Prop manager of ‘The Dining Room’ shares perspectives

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The theatre department here at Union is excited to present the fall term production, “The Dining Room,” by Adam Ramsdell Gurney.

The play will begin on Nov. 4 and will show through Nov. 8.

The evening performances will be held at 7:30 p.m. and the matinée at 2 p.m. in Yulman Theater.

This play is like a computer: It looks simple externally but behind the screen, it is quite complex.

The play is directed by Patricia Culbert, Theater Senior Artist in Residence, who wanted to emphasize the various time periods in this piece.

For example, one scene may be set in the 1940s and the next scene in the early 2000s.

As an English major, working as the assistant stage manager and being in charge of stage properties for a performance was not exactly on my ideal list of activities.

However, once I read through the play, it became clear that Gurney does not reach out to one personality or one idea; he tries to touch on several portions through time.

During our second rehearsal five weeks ago, I found myself searching for a single object to fill every prop needed to perform this version of the play.

Within the 18 diverse scenes, there are over 150 individual props that are set and returned every night.

I have to account for every fork, knife, teacup, saucer, tray and so on, which provides me an extensive list of responsibilities.

I am also in charge of giving “handoffs” to actors throughout the play.

Handoffs are self-explanatory, I pass props straight to the actor in order to give them more time to transition from scene to scene.

This is incredibly useful especially if the actor has to do a quick change.

In the play, the action and relationships of each scene reflect a specific identity.

Each scene also challenges the audience in regards to the meaning behind the dining room.

The scenes aim to stimulate questions about deeper questions regarding philosophy and life.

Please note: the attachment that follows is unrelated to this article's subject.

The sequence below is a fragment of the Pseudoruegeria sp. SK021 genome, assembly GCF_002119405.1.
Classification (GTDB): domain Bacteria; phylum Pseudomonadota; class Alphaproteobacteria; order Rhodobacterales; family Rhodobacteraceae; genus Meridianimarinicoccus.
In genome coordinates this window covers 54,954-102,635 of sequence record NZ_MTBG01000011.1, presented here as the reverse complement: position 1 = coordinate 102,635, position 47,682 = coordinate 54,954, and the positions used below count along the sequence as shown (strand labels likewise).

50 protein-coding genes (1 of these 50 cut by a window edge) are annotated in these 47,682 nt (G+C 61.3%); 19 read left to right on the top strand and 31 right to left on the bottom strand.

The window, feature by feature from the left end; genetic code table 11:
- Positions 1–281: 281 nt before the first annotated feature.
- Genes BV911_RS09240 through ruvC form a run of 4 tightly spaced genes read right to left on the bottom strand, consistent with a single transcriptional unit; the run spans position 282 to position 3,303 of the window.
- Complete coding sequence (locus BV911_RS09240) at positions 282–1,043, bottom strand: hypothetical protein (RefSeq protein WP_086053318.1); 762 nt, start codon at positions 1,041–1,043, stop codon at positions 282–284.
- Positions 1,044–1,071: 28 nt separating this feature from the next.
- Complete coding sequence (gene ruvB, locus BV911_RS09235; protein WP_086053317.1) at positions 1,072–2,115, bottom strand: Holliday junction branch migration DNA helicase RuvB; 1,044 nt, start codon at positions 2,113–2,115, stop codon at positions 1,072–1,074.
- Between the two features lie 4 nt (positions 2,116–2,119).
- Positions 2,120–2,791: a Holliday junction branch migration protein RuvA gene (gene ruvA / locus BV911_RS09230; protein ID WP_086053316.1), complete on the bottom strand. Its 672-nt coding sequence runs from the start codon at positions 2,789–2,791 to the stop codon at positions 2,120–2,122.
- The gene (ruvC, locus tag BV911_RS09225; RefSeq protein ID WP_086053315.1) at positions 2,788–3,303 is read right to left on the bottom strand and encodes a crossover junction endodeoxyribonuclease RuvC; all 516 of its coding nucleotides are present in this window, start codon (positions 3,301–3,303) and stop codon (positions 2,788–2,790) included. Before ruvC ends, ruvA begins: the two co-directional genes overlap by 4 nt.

For example, certain scenes may ask if we have lost touch with the importance of family gathering.

In contrast, audience members may wonder what should be allowed to go in and out of a room that is supposed to hold connection and positive energy.

The play has its own way of making you question your own family life.

There is a scene that personally reminded me of my family gathering on Thanksgiving years ago.

Watching my peers perform and ad-lib during this scene really captured the purpose of my own dining room.

It was a personal and emotional moment for me.

As I teared up, the stage manager, Matt Mintz, was confused as to why I was crying.

I was confused myself.

Why would this play have such an impact on me?

The reason I have come to accept is that this play speaks the truth.

Being the props manager helped me realize how vital the props are to each world created through the play. A scene set in the 1920s cannot have a colored newspaper, and a scene set in 2010 would not have a full set of China at a casual dinner party.

That is the magic behind this play. Living in the modern 2000s, we tend to forget the manners and purpose our ancestors lived by generations ago.

That being said, I hope to see Union students and faculty during our performance week, Wednesday, Nov. 4, through Saturday, Nov. 8.


Correction, Nov. 1, 2015: An earlier version of this article misstated Patricia Culbert’s title; she is Theater Senior Artist in Residence, not Dance Senior Artist in Residence. The article also incorrectly noted the time of matinée performance, which will occur at 2 p.m., not at 2:30 as originally stated. 

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